In the last election, Governor Romney received just 27 percent of the Hispanic vote. Other minority communities, including Asian and Pacific Islander Americans, also view the Party as unwelcoming...As one conservative, Tea-Party leader, Dick Armey, told us, "You can't call someone ugly and expect them to go to the prom with you. We've chased the Hispanic voter out of his natural home."
In other words, almost a decade ago it was Republicans who were noticing that, unless they did a better job of reaching out to Hispanics and other "minority groups," their party was doomed.
Contrary to what Carlson suggested, the math on that is not dependent on Democrats bringing in illegal foreigners to replace white people, as the Washington Post reported back in 2018 (emphasis mine).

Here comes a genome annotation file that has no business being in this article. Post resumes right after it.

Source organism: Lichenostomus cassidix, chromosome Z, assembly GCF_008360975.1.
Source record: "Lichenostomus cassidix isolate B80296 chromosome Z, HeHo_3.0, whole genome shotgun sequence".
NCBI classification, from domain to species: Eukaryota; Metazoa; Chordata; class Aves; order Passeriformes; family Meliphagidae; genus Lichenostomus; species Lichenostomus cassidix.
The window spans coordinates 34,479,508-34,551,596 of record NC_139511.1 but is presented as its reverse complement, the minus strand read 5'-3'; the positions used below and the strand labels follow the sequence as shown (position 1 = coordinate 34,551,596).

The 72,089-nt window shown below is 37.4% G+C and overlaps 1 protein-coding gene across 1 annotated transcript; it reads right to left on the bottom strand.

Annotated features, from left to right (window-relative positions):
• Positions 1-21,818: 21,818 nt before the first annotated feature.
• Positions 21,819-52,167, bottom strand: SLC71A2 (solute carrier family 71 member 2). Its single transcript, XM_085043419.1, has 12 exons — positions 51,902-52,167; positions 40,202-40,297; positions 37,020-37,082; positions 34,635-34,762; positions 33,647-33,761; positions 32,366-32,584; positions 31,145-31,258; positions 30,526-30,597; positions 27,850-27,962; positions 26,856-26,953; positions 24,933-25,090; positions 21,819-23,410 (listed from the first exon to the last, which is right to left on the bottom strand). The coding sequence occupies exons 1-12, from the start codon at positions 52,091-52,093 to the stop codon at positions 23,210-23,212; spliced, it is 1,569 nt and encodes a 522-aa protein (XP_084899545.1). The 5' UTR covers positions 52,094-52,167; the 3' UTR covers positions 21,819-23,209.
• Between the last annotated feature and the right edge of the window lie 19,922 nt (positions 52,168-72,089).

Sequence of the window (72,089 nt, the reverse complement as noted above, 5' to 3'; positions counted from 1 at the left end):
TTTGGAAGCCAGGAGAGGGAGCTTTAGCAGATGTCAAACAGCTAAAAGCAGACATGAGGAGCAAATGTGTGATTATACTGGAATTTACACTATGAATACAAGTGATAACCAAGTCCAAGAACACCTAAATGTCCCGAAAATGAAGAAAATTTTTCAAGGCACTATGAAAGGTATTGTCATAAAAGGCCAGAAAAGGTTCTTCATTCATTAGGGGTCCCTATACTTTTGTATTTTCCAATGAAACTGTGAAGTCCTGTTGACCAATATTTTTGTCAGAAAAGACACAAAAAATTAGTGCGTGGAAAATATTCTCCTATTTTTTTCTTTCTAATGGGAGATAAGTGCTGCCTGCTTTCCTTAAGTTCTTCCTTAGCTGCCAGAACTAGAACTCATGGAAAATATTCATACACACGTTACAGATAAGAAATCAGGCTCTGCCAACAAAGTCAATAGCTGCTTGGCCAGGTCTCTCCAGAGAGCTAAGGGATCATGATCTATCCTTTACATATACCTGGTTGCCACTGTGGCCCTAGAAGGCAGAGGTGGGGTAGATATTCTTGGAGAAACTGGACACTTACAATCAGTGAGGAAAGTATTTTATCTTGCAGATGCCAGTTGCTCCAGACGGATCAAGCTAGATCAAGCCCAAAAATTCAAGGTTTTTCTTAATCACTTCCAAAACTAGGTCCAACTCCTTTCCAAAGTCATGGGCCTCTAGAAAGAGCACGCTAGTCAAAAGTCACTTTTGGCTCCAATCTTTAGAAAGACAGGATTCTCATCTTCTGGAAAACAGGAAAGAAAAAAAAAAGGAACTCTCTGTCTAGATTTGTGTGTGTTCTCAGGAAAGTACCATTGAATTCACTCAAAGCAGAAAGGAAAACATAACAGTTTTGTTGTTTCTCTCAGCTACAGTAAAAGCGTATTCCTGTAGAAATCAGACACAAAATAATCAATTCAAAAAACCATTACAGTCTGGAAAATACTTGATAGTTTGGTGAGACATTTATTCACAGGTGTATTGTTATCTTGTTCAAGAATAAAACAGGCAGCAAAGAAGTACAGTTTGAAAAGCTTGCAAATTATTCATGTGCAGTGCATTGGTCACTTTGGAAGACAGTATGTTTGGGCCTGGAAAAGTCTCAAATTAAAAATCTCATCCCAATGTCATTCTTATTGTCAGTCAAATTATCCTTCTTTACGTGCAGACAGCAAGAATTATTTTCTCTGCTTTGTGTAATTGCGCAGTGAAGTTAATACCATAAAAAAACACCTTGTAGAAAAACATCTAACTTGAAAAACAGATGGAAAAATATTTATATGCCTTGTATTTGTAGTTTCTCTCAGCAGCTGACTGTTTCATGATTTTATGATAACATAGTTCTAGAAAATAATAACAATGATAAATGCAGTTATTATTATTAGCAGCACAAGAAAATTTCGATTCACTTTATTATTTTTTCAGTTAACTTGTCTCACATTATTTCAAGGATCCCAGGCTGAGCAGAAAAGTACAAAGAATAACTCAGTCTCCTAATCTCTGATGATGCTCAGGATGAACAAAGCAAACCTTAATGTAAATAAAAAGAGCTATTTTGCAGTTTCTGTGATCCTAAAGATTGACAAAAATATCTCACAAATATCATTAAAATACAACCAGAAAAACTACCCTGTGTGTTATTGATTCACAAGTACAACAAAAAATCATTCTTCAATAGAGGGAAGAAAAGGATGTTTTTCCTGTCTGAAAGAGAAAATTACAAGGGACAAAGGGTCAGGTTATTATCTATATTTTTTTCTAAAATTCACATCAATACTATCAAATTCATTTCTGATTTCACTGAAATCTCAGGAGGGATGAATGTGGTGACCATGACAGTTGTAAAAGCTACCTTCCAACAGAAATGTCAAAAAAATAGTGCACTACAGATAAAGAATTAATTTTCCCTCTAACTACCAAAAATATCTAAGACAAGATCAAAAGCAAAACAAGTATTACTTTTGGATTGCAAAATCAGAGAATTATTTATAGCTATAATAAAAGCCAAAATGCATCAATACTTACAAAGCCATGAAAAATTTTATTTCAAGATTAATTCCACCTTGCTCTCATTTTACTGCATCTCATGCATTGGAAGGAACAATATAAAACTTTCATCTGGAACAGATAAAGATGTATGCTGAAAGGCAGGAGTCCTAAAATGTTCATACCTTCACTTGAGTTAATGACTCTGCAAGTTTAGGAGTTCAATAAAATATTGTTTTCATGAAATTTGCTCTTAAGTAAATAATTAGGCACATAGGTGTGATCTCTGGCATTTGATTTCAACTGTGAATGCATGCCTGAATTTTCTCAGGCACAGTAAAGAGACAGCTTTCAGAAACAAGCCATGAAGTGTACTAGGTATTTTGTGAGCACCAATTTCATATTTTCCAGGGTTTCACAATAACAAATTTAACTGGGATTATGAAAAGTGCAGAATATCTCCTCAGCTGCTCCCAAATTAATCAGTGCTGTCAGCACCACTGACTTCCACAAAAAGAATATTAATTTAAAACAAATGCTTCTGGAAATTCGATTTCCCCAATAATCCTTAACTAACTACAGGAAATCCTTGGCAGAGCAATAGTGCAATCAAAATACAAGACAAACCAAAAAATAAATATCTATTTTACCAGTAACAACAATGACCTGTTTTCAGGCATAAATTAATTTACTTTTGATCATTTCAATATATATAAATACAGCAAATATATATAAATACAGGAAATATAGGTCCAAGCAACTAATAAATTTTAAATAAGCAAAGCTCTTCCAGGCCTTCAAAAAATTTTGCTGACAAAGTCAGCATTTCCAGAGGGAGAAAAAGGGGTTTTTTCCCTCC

Experts say the main driver of diversification in the United States is the native-born Hispanic population, which grew by about 5 million from 2010 to 2016, just as the native-born white population shrank by about 400,000 over the same period, according to Census Bureau data...
“You can shut the door to everyone in the world and that won’t change,” said Roberto Suro, an immigration and demography expert at the University of Southern California...“If your primary concern is that the American population is becoming less white, it’s already too late.”
According to Pew Research, the Asian-American population is growing even faster.